Consider this story: once upon a time, Christianity constituted itself in opposition to Judaism. Judaism was about law, about bodies, about worldly things; Christianity is about grace, about spirit, about the otherworldly. Supersessionism: Christianity can speak about law, bodies, and the world, but as part of a larger, more complete, more compelling narrative. While this is what supersessionism looks like in the realm of ideas, in the realm of practice it looks like anti-Semitic violence: the domination and death of Jews. Judaism, and Jews, can and should be discarded. In the New World, Christian supersessionism, as a logic of domination, was reconfigured, with Europe and whiteness in the privileged position, Native communities and Blackness in the denigrated position, those following old law in need of violent control or extermination. Today, this logic repeats, with a difference. The structure of supersessionism applied to Jews, then Native peoples, then Blacks, is now applied to Muslims, but with particular virulence because of its foundational instability. For the timeline does not hold: Christianity did not supersede Islam but the other way around, the calendar implies, and this puts white-European-Christianity in an awkward position, compounding the anxiety motivating Islamophobia and so the fear, hatred, and desire directly at objects associated with Islam.
Here is one approach to discussing Islamophobia: telling stories of domination. But where does this leave the storyteller? Is she forced into self-hatred, either as a self-hating white-European-Christian, inescapably implicated in domination that she can now name, or as a self-hating Muslim, now fully aware of the impossibility of that position, and the impossibility to speak that impossibility? Some scholars have approached from the other direction, not from concepts but from practices, turning to textured accounts of Islamic piety on the ground as a means of attacking (Western-secularist-liberal) domination, but this would seem to participate in precisely the same affective circuitry that gives rise to Islamophobia. After all, fear, hatred, and desire are closely connected affects, and the desire for redemption – for another sort of cultural and political supersession – in Islamic piety when held at an arm’s length, its normative force bracketed, looks suspiciously like the mirror image of the virulent Islamophobe’s hatred of Islamic piety. (Michel Houellebecq plays out the possible consequences of this antinomy in his novel Submission.)
One response to such worries would be to embrace the pragmatic. We face Islamophobia today, and we need tools to dismantle it now. We will always be implicated in systems of domination, our reasons and affects always hopelessly distorted. The most we can do is organize against an immediate, violent threat, leaving aside broader questions of self and world. Yet if it is injustice that motivates us, and justice that we demand, a justice that can only occur in a world radically different from ours, unthinkable from ours, we must find some way to stand in relation to justice. If we do not, we end up with (to paraphrase Marx’s reflections “On the Jewish Question”), political emancipation but not human emancipation – which, in this context, may look like Muslims free to be liberal, Western, capitalist, white subjects, in other words, not free at all.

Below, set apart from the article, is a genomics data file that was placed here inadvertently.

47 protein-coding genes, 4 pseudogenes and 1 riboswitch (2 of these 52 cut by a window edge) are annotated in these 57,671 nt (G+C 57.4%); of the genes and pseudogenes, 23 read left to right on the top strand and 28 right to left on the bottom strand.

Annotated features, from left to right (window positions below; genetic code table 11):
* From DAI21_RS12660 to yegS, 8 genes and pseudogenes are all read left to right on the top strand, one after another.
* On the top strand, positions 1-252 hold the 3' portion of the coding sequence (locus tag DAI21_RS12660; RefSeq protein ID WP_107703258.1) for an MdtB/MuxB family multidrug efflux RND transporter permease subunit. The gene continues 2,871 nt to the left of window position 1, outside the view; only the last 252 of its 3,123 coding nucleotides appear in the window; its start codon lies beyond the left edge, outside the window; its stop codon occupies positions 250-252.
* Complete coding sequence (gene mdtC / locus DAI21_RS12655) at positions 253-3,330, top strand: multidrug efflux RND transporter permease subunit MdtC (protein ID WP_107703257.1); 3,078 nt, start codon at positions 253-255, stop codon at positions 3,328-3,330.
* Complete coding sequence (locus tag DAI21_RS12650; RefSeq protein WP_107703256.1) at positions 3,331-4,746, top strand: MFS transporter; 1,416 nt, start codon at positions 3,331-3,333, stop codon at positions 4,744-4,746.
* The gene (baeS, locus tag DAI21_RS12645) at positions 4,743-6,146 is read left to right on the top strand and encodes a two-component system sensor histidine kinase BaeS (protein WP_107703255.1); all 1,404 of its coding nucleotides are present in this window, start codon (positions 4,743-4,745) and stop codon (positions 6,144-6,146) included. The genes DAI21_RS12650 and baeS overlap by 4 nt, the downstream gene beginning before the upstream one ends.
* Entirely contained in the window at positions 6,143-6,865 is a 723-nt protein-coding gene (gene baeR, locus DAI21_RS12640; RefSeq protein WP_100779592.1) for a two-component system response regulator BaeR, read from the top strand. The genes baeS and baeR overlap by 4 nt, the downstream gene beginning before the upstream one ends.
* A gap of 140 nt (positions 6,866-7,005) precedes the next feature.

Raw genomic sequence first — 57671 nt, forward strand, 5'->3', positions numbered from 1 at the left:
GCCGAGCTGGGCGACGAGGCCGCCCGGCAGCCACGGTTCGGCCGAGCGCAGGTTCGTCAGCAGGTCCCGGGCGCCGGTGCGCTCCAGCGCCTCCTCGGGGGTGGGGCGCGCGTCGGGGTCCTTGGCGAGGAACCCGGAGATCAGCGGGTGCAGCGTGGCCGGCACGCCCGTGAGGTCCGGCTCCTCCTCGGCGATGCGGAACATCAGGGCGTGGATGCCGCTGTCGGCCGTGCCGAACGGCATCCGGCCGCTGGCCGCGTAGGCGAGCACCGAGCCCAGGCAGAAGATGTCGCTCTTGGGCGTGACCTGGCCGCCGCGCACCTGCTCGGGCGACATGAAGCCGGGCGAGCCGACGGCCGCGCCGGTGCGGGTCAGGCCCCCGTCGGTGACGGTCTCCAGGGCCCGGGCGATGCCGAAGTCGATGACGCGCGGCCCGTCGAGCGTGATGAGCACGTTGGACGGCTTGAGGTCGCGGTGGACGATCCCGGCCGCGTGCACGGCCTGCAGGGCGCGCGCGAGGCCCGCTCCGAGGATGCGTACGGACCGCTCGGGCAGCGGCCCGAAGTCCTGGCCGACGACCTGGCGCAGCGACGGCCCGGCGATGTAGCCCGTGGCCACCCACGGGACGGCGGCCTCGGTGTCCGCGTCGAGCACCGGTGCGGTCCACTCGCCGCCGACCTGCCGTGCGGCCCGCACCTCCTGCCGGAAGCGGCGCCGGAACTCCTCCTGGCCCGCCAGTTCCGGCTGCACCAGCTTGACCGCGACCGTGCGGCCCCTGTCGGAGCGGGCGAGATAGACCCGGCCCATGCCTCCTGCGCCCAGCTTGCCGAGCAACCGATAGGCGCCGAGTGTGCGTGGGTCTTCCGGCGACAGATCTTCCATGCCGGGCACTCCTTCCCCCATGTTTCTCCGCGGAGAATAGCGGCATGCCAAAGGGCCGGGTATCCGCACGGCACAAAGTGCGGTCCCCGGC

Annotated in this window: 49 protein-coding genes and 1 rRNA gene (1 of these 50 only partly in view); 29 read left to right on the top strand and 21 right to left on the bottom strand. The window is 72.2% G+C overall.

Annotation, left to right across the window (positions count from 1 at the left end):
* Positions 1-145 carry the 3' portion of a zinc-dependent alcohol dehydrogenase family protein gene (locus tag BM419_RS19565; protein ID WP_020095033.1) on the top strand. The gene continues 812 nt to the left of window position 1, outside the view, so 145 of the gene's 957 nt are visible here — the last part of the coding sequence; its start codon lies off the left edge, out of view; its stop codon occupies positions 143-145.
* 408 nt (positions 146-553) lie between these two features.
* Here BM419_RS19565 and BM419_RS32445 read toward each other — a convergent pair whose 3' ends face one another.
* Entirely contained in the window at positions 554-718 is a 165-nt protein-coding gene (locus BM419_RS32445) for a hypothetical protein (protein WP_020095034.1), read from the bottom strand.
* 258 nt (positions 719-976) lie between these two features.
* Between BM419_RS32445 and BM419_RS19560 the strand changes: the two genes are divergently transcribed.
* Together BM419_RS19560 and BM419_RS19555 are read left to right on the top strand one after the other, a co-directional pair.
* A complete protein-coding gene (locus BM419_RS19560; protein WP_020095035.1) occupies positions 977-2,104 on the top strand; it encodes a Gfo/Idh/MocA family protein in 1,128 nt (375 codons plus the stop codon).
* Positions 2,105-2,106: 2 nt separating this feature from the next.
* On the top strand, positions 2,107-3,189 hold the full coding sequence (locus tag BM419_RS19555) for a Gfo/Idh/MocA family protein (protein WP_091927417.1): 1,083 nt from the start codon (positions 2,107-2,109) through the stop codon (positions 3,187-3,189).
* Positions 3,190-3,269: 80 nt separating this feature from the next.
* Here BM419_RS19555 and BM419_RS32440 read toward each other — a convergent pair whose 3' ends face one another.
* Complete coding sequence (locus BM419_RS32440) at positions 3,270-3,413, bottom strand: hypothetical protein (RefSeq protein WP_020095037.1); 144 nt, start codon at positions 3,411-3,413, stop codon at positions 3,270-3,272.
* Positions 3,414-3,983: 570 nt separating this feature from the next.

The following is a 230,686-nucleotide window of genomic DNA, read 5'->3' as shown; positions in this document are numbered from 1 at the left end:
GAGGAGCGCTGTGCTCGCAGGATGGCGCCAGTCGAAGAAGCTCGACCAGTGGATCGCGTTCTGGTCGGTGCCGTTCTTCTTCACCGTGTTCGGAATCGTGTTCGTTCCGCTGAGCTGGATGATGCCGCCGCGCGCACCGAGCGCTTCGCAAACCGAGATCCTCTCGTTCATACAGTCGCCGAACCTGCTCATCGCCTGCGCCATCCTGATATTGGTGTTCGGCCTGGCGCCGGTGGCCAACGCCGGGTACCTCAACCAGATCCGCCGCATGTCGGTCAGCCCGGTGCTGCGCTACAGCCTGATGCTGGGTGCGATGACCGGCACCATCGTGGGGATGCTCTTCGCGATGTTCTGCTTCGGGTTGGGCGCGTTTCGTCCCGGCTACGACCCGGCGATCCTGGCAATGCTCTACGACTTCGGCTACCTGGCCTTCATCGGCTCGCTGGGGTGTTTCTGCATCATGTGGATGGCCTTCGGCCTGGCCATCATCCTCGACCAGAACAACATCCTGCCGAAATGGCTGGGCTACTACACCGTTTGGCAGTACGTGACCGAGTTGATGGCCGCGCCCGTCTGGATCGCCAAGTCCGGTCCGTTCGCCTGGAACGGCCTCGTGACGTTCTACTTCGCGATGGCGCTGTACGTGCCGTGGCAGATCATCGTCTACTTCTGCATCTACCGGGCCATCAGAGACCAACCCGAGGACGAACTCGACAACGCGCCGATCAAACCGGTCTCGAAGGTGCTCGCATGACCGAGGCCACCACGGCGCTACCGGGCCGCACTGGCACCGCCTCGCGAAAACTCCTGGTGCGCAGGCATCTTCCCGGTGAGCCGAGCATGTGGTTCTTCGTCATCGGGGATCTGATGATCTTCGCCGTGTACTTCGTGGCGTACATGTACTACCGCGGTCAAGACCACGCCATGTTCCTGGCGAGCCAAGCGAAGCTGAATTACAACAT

Political theology names the aspiration for politics to be motivated by a commitment to justice irreducible to the world we inhabit, chock-full of interlocking systems of domination. Political theology finds in religious traditions resources for this task of thinking the impossible, of being guided by the impossible. This task goes hand-in-hand with naming systems of domination, and with organizing against systems of domination. With respect to Islamophobia, the project of political theology may turn to vernacular experts, such as the many Black Muslims incarcerated in the US over the past half century organizing behind bars against racial, religious, colonial, and capitalist domination. It may turn to organic intellectuals such as Sadri Khiari and Houria Bouteldja who are examining the interconnection of secularism, colonialism, racism, and the indignities of daily life as minoritized subjects in France. Or it may turn to the moving reflections, in poetry and prose, emerging from those incarcerated at Guantanamo Bay.
This round robin symposium showcases the work of three emerging leaders in scholarly research on Islamophobia, each of whom has published a book on Islamophobia in the last couple years. One is a political theorist, another an anthropologist, and another a sociologist. They each share a commitment to challenge injustice through scholarship even as they differ in approach. Each was invited to use the books of the other two, as well as their own research, to discuss Islamophobia today, both as a phenomenon in the world and as a scholarly object of study. We invite readers to reflect on how conversations about political theology might be broadened if these voices and themes are considered part of the field, even central to the field.